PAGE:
Roses, Can Died

Crisp two handfuls of rose-leaves in some clarified sugar, boil them to fort souffle, then take the pan from the fire, pour it on a sieve, let the sirup run from the leaves, rubbing the latter in your hands, then dry them in a stove Boil your sugar again to souffle, adding a little carmine to color it, have a proper mould ready, pour the sugar into it, and put the flowers on it, push them down lightly with a fork, that they may be completely covered with the sugar; place the mould in a moderate stove, or oven for five days, then drain off the sirup; lav a sheet of paper on the table, and turn the candy quickly out of the mould.

Conserve Of Roses

Boil half a pound of sugar to fort souffle, pour into this sirup the best double-distilled rose water; boil it again to fort perle, mix with it a little prepared cochineal or carmine to color it, and pour your conserve into moulds.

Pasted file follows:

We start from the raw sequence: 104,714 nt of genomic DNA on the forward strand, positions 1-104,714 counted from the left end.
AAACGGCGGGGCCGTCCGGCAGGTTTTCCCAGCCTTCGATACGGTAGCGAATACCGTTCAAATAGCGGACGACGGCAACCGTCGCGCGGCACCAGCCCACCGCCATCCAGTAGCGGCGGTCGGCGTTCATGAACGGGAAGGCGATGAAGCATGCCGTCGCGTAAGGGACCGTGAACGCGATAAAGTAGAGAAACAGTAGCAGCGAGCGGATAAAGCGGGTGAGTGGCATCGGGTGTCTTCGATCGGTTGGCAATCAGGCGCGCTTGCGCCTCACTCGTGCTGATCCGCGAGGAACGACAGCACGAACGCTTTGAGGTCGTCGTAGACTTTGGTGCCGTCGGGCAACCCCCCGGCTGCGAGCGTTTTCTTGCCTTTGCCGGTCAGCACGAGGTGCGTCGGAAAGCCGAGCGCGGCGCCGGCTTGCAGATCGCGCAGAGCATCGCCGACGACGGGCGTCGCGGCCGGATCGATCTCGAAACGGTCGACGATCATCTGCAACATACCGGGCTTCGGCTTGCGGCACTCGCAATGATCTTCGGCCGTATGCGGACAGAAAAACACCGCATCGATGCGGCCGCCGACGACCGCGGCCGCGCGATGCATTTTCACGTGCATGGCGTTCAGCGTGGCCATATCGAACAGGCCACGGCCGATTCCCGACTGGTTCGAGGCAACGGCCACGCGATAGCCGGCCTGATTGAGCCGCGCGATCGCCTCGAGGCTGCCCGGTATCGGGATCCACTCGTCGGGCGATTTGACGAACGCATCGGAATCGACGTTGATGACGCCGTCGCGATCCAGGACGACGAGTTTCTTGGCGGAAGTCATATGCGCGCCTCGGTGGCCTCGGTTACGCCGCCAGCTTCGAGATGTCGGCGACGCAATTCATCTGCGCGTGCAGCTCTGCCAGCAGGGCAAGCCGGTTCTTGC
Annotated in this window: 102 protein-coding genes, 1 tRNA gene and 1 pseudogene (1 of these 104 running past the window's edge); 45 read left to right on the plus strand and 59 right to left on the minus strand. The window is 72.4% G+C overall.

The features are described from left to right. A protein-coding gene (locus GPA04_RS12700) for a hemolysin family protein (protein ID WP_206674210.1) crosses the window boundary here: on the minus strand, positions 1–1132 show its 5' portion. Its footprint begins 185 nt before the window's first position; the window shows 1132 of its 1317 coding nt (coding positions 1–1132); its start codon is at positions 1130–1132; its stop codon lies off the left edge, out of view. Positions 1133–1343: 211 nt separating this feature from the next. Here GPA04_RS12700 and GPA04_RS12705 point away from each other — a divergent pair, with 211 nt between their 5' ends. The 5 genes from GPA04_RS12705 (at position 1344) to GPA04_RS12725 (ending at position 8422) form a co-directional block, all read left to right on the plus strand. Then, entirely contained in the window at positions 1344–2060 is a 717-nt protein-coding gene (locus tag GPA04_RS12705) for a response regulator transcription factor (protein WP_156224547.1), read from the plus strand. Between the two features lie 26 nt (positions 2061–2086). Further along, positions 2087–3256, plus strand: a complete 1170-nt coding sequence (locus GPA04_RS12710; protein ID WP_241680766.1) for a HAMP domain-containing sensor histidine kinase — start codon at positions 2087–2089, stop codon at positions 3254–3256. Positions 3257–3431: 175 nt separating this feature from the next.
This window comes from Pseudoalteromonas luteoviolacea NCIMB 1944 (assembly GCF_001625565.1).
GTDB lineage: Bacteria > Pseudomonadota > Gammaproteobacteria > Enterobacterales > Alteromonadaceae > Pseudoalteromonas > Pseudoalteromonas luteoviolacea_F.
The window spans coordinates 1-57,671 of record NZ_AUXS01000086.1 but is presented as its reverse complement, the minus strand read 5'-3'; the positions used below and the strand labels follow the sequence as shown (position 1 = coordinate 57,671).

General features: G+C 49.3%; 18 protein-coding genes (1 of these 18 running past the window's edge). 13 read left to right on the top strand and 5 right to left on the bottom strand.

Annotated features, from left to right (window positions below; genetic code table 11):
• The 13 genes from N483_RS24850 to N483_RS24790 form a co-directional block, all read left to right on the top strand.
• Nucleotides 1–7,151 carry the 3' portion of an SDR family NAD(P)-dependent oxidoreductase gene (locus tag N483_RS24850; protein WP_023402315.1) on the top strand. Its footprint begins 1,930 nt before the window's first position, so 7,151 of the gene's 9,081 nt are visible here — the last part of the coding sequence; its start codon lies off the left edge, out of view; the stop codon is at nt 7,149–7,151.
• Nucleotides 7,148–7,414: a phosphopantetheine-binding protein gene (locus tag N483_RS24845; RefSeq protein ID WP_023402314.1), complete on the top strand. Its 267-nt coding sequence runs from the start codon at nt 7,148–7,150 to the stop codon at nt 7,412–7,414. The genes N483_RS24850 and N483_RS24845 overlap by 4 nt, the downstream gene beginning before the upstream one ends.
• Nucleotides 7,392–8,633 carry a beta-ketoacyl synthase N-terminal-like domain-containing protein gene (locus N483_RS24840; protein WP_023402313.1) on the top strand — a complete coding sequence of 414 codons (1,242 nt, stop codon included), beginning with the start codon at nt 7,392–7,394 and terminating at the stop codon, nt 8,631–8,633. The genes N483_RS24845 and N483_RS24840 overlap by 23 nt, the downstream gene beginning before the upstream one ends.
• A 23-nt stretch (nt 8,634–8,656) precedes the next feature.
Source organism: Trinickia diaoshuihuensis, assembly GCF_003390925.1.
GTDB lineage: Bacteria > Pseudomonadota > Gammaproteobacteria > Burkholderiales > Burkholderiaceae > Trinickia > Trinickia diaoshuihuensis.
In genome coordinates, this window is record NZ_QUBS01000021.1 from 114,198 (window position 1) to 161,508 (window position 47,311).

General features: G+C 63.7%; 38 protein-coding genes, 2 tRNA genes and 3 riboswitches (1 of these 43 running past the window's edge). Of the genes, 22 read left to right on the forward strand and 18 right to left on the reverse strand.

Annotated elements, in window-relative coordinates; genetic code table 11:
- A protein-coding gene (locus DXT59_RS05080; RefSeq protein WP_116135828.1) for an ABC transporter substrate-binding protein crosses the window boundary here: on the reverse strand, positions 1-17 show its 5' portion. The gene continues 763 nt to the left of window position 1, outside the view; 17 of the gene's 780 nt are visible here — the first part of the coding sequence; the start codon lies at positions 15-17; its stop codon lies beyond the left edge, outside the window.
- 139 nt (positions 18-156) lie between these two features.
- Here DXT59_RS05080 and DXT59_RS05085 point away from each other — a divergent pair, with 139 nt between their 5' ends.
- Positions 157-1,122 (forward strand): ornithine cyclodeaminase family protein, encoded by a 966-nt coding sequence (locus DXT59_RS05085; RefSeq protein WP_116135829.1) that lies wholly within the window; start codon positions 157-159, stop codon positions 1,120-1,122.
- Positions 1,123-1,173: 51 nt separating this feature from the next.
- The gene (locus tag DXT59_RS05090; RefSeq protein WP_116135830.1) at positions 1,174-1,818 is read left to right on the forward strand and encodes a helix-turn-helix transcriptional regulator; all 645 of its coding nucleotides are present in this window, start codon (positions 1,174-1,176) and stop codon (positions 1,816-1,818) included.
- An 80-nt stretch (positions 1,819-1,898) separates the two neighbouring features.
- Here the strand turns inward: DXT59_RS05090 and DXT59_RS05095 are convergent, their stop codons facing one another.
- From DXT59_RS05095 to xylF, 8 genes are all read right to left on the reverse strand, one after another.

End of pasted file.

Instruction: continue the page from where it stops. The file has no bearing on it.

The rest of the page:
Rose Red Drops

Take a small quantity of red bastard saffron, and a little calcined alum, boil these in some water until it is sufficiently tinged for your purpose; then filter or strain it through a very close linen cloth; put five or six spoonfuls of sifted sugar into the pan, dilute it with the colored water, work it well with the bois a tabeller, and set it over a chafing-dish; when it begins to boil, add two more spoonfuls of sugar, and having worked it well, perfume it with some drops of essence of roses, and finish as directed. (See Orange-flower Drops.)

Rossols

Take three-quarters of a pound of picked orange-flowers, a pound of musk roses, six drachms of cinnamon, and two of cloves (both bruised); put them into a cucurbite with three gallons of pure water; on distilling this, it will yield a gal-lon and a half, in which dissolve twelve pounds of fine sugar broken up; add to it an equal quantity of spirit of jessamine, color it crimson with cochineal, filter and bottle it.